Lastly, and the opposite of least, is our girl Peggy in what is the culmination of her seasonal arc. After a season of falling short of being Don, being slighted by Don himself, getting replaced on major accounts by an advertising slogan savant (while being the lead on every other account), and constantly enduring the chaos and demoralization that comes with being in such an abusive relationship as she has with SCDP, she finally gives her notice.

While it’s disappointing that she’s so cold to Cosgrove, since he’s not the problem, it’s satisfying to see Peggy understand that she’ll never get out from Don’s shadow until she makes him notice and she can’t be Don when Don is still calling her shots. Peggy has always been Don’s other woman, no matter who was most meaningful woman of his romantic life. Peggy gets him. Which is how she knows what Don would do in her situation. Despite having all the responsibility she can handle and being the person Don’s can trust even if he never comes out and says it, she’s hit a glass ceiling that has nothing to do with her gender.

It’s important that Don makes time for Peggy, pulling her into his office when everyone else is celebrating. Sure, he doesn’t feel much like celebrating after the other partners went behind his back to convince Joan into, ostensibly, prostitution. But he makes time for her and even admires her momentarily while he thinks she’s finally got the guts to ask for what she wants. But she wants out. It’s the only way she can be who she wants to be. And Don’s fallen face, combined with the lingering kiss on the top of her hand (or her fingers — did he kiss the ring?) shows that he reacted exactly like she knew he would. You need to shake Don’s world in order to get his attention. And the sudden absence of that strength in his department, in his life (which is his department), is enough to bring him to his knees. Two weeks is too long to draw out the goodbye so she leaves effective immediately without even so much as a nod to her other role model, Joan, who isn’t so much a role model for Peggy anymore.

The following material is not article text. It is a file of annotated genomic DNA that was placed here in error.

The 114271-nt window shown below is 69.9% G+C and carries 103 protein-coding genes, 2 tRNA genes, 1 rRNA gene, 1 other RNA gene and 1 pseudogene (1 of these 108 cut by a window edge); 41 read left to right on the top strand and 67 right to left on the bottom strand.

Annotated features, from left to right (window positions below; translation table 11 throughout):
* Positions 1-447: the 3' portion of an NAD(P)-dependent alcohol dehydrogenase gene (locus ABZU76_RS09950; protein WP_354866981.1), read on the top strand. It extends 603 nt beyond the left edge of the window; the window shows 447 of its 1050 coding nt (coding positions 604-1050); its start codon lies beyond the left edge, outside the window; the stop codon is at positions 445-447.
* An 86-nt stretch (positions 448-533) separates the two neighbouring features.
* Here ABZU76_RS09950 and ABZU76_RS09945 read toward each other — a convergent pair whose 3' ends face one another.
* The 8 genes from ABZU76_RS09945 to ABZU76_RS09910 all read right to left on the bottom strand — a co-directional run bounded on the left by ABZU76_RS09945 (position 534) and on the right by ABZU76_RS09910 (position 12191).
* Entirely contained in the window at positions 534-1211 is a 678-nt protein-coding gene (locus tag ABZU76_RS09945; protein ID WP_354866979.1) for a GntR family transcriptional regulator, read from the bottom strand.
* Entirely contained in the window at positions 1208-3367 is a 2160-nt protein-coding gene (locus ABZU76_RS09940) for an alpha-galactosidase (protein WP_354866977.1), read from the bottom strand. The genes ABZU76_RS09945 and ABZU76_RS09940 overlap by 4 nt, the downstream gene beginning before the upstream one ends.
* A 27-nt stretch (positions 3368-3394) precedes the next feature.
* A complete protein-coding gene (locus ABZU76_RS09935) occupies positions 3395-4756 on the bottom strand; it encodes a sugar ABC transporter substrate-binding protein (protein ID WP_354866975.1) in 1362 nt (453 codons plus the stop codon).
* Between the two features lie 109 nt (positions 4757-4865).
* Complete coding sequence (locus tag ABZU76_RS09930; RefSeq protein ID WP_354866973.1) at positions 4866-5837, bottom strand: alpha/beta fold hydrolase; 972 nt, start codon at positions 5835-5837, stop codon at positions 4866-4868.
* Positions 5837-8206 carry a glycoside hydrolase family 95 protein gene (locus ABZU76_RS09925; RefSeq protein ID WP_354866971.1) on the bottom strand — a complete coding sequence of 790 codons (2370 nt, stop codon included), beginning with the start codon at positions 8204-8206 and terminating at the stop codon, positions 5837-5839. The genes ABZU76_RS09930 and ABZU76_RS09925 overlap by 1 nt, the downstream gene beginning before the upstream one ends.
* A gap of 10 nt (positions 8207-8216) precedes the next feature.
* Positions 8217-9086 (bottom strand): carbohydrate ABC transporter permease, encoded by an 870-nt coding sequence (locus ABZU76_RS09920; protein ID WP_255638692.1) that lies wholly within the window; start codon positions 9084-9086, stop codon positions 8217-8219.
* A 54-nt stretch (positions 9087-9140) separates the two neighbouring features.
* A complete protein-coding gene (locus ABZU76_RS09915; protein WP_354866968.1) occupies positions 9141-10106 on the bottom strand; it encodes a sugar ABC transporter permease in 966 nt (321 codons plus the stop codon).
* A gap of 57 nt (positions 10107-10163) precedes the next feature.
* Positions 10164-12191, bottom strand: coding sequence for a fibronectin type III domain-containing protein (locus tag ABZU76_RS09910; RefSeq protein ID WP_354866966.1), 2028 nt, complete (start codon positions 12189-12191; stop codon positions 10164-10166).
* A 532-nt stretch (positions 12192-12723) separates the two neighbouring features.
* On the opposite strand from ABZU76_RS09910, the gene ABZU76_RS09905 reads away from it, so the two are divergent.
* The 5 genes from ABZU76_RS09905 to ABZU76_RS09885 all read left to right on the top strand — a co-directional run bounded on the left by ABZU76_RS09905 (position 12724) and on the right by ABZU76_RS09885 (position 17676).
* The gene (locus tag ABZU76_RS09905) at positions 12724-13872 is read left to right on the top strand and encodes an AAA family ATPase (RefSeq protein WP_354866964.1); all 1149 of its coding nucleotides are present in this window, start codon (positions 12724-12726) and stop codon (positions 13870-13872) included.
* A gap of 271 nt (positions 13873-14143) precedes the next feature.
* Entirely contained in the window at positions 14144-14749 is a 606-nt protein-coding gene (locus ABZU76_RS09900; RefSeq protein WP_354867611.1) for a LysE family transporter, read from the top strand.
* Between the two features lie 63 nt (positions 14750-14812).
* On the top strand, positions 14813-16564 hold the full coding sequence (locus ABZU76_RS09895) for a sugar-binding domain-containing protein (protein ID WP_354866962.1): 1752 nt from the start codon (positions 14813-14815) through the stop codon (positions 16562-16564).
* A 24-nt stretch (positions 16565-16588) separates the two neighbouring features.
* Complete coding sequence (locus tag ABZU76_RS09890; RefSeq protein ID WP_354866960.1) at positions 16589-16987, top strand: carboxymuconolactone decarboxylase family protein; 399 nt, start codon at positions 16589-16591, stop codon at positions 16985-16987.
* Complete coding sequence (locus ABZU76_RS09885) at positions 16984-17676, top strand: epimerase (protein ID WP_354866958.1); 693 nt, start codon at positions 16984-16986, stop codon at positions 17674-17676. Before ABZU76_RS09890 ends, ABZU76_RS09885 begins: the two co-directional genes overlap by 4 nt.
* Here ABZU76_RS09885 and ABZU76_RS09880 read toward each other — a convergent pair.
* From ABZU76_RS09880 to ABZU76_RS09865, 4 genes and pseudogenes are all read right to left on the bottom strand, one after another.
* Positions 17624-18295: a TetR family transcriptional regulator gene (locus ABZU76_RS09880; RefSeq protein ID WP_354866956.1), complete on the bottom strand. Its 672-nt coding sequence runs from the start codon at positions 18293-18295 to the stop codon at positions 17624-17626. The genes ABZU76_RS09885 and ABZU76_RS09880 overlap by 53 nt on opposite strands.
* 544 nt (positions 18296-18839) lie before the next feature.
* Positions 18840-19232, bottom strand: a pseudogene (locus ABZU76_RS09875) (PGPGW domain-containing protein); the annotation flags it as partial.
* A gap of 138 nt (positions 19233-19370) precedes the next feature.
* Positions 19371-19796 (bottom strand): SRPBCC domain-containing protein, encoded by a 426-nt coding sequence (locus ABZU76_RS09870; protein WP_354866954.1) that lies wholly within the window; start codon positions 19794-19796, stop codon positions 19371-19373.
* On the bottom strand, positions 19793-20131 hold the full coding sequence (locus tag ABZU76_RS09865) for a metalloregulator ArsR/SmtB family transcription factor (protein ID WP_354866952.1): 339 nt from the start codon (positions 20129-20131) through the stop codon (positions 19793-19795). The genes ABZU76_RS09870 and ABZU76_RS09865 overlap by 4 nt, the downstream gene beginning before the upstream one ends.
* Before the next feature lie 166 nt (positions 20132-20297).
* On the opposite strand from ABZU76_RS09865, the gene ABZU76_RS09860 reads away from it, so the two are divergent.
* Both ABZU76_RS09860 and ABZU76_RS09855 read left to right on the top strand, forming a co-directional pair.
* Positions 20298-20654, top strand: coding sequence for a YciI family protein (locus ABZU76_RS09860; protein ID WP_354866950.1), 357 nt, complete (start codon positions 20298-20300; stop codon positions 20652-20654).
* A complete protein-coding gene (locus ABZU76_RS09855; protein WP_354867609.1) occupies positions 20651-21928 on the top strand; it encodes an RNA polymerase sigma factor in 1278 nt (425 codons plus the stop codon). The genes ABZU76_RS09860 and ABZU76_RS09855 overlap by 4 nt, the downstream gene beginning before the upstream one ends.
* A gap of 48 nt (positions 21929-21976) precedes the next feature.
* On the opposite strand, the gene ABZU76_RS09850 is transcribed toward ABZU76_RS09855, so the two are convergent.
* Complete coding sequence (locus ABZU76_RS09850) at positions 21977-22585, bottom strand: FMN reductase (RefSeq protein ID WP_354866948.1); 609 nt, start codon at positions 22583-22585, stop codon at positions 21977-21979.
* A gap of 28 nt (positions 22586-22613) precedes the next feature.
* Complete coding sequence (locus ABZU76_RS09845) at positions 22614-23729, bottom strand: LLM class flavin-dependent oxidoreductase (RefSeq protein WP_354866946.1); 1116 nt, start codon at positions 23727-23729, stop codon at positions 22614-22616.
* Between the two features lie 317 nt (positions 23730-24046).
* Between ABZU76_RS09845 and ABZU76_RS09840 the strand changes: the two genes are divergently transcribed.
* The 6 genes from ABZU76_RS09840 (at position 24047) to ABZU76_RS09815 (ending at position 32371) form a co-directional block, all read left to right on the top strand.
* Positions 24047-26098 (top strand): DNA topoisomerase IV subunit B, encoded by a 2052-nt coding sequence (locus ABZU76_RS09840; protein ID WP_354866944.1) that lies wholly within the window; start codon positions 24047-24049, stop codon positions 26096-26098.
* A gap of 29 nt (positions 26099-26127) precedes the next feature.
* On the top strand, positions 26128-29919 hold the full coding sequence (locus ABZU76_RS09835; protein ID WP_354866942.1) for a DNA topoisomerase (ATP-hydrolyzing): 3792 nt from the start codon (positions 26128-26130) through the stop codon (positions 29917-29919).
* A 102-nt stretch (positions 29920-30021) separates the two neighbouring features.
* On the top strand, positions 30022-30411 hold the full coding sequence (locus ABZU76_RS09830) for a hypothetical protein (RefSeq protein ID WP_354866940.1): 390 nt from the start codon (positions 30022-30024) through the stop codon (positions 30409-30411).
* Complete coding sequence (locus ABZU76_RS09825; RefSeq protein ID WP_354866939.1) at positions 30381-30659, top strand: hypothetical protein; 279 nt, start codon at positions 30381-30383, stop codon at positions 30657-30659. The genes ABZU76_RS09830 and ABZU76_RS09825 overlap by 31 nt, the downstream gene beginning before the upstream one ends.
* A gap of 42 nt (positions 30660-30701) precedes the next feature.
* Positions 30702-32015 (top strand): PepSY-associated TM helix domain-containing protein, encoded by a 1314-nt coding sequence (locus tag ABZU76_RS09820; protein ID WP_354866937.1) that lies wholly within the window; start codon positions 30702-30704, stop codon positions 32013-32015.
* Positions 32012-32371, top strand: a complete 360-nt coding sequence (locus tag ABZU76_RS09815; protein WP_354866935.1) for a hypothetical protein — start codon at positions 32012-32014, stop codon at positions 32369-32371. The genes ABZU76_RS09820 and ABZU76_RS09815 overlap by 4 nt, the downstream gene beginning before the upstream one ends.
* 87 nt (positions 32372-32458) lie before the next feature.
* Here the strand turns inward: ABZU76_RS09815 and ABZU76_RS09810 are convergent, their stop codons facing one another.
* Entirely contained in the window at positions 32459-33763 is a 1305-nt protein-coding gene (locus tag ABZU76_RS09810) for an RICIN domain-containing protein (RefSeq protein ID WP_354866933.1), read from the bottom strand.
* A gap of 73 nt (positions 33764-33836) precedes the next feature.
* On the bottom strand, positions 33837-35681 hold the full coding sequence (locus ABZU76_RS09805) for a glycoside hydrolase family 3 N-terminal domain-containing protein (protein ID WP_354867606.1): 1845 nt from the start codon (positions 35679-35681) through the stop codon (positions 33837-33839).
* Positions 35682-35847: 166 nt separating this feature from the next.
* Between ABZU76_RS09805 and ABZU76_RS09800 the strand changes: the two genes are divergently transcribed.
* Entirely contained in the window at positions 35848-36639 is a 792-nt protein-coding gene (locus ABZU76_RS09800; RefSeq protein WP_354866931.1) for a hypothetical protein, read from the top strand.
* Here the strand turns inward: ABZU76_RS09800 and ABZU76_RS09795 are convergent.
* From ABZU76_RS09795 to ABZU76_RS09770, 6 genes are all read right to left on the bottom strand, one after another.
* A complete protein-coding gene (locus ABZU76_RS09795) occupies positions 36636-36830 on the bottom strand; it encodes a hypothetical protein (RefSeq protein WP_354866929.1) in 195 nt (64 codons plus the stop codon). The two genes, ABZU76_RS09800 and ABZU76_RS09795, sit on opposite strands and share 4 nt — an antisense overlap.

The thing about Peggy’s departure is that, and maybe I’m getting senitmental because I have that Evanescence song stuck in my head after watching the exorcist routine from So You Think You Can Dance, this may be a test of what Don said he would do in “Sit Down. Shut the Door.” Will Don spend the rest of his life trying to hire Peggy back? She knew, even then, that this relationship she had with Don was abusive. But she followed him anyway and went as far as she could.

The trip is that she does the thing that “other women” aren’t known to do and that is to walk out on her own strength. She strikes out on her own, wiggles out from under the thumb of the person pinning her in second place, and even gets the validation she always wanted from Don, even if he doesn’t say the words.

There’s no scene where the strong women step on the elevator together. Peggy does it by herself. Because, even if all the upwardly-bold women were together in “The Beautiful Girls,” Peggy is the only one no long under the pressure of her oppresser. She walks out with a smile to a nondiegetic soundtrack of the The Kinks’ “You Really Got Me”. Well done, Peggy. Well done.

Other things:

  • Pete is the worst. I mean, seriously, the worst. He’s walking a fine line between soap opera villain and Joffrey from Game of Thrones. The “queen” bit from Pete might have been the worst thing he’s ever said to anyone. And, on top of that, he’s a jackass to his wife about needing an apartment in the city so he can shove himself into more house fraus. He had that one episode this season that made you feel for him and, after that, it’s been all dastardliness short of handing Cosgrove a grenadier bomb inside of a cake.
  • I love that Cosgrove is still the opposite, even still naive to the fact that Joan would ever offer her body to that creep show just to get Jaguar on board. Also: does the pact work in reverse? Is Cosgrove going to follow Peggy to her new firm?
  • There is no one sadder than Lane.
  • Are we supposed to assume that Ginsberg is the Beautiful Mind of advertising? Granted, the performance of Megan’s friend on the table was embarrassing and even I had to turn away a little bit but — is he a space alien?
  • This is Don’s first pitch I’ve actually liked in a long time. He hasn’t hit in a long time.
  • Emerald does look good on Joan.
  • “I feel like a sultan of Arabia my tent is graced with Helen of Troy.” “Those are two different stories.” But both stories of people being held against their will.
  • No one that says “let me see ’em” deserves to see ’em.
  • How many people immediately thought that the missing elevator from a few episodes back was going to come back and Peggy was about to step into a shaft?